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    From adweek...

    -------------------
    http://www.adweek.com/news/television/dish-network-threatens-drop-amc-140066

    While DISH argues that AMC is overpriced—the carrier says AMC’s asking price for a new carriage deal is high “when compared to their low viewership”—the current rates are actually moderate. SNL Kagan estimates that AMC earns 26 cents per subscriber per month, for an annual haul of $298.6 million in fees. Cable’s average carriage fee is 25 cents.

    If Josh Sapan has his way, AMC will triple its sub fee. in December, the president and CEO of AMC Networks told investors that “our rates on AMC are particularly out of whack,” adding that the channel is worth as much as 75 cents per subscriber per month. (He went on to add that the hypothetical fee “is not necessarily the rate we will be paid tomorrow.”)
    -------------------

    If ESPN is worth 5 +dollars, then AMC is certainly worth at least 75 cents.

    And I'll say what I've said for over a year. The problem isn't WGN or AMC. The problem is ESPN and its enablers.

    You want to rationalize carriage pricing? Then have the distributors stand up to ESPN.

    When the ESPN contract is up for renewal, have them tell ESPN, we'll give you 2 dollars a sub, take it or leave it.
     
  7. May 11, 2012 #207 of 1922
    sregener

    sregener Godfather

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    And Disney will say, goodbye, and you can't carry ABC either. Or the Disney channel. Or ABC Family. Or Lifetime.

    No cable or satellite provider could afford the mass customer exodus the loss of all those channels would bring.
     
  8. May 11, 2012 #208 of 1922
    inazsully

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    So in other words we're being black mailed? Are we supposed to be OK with that just because we may like ESPN? Now we were OK when Dish stood up to Disney to champion our best interest. Now we're going to be OK if Dish stands up to AMC to champion our best interest. So, will Dish stand up to ESPN and champion our best interest? Not a chance. In reality the only best interest Dish is ever championing is their own pockets. Nothing wrong with that at all, just call a spade a spade.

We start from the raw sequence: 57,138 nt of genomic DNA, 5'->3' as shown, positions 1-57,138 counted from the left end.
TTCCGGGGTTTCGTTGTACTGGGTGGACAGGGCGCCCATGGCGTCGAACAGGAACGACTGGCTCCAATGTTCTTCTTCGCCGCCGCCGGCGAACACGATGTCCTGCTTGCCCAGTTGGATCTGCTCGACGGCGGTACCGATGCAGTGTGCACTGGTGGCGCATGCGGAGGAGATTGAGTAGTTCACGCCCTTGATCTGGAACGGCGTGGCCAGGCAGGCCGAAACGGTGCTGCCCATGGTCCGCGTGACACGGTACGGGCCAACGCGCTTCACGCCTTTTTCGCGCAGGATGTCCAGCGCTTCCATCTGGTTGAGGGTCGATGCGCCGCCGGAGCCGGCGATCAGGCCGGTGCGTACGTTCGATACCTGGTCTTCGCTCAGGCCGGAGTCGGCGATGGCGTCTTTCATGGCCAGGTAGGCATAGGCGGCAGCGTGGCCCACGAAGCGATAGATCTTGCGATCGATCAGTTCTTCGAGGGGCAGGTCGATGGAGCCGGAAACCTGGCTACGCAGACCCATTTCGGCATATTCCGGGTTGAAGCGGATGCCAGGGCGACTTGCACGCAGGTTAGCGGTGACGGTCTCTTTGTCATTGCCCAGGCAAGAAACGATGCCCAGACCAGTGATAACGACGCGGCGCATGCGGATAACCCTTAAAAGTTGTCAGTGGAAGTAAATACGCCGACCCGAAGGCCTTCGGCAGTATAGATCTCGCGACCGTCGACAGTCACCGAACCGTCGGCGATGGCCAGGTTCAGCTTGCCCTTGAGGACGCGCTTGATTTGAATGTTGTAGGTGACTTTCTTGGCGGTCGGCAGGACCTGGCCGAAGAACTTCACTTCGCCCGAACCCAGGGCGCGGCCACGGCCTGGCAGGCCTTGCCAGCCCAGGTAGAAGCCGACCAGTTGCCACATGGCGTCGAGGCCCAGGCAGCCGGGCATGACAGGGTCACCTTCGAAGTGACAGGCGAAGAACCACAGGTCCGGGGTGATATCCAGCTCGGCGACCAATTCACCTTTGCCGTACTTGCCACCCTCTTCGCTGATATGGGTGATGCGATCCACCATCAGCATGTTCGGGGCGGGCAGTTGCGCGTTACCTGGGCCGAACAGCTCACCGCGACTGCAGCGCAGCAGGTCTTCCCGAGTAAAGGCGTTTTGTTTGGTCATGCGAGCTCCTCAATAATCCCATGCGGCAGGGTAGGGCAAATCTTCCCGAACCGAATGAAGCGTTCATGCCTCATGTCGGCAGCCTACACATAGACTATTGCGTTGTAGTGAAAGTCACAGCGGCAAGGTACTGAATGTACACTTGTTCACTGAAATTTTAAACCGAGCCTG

9. May 11, 2012 #209 of 1922
    Darcaine

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    Umm yeah, Monday Night football is a sports telecast, its not a scripted show, this seems rather obvious. That's apples to oranges.

    The Walking Dead attracted more than 8 million viewers which is indeed the highest rated (scripted) show in cable history.

    "New York, NY – February 13, 2012 – Last night, AMC’s mid-season premiere of “The Walking Dead” became the strongest telecast for any drama in basic cable history against key demos including 5.4 million adults 18-49 and 4.4 million adults 25-54. These results shatter the previous record, which was held by the series two premiere from October 16th with increases of +12% and +6% respectively. The show delivered 8.1 million viewers for its 9pm premiere and delivered 10.1 million viewers for the night (9pm premiere and 11pm and 12:30 am encores)."

    http://tvpressfeed.com/2012/02/the-walking-dead-mid-season-premiere-attracts-over-8-million-viewers/

    If you wanna play the semantics game, then call it the "highest rated drama in cable history against key demographics (the ones advertisers care about) in cable history." Either way, my original point still stands.
     
  10. May 11, 2012 #210 of 1922
    Stewart Vernon

    Stewart Vernon Doctor Whom Staff Member Super Moderator DBSTalk Club

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    So... they are looking to triple their fee? I was being conservative then in guessing they were looking to double it.

    So... what happens when every channel in the package wants to triple their fee? OR what if they all just want 50 cents more per channel? How much would your bill go up if EVERY channel wanted just that "modest" increase?

    It is all about perspective. I watch ESPN way way more than AMC. As I've said before... I watched the Walking Dead, Talking Dead, and maybe one or two movies or mini-series over the many years I've had the channel.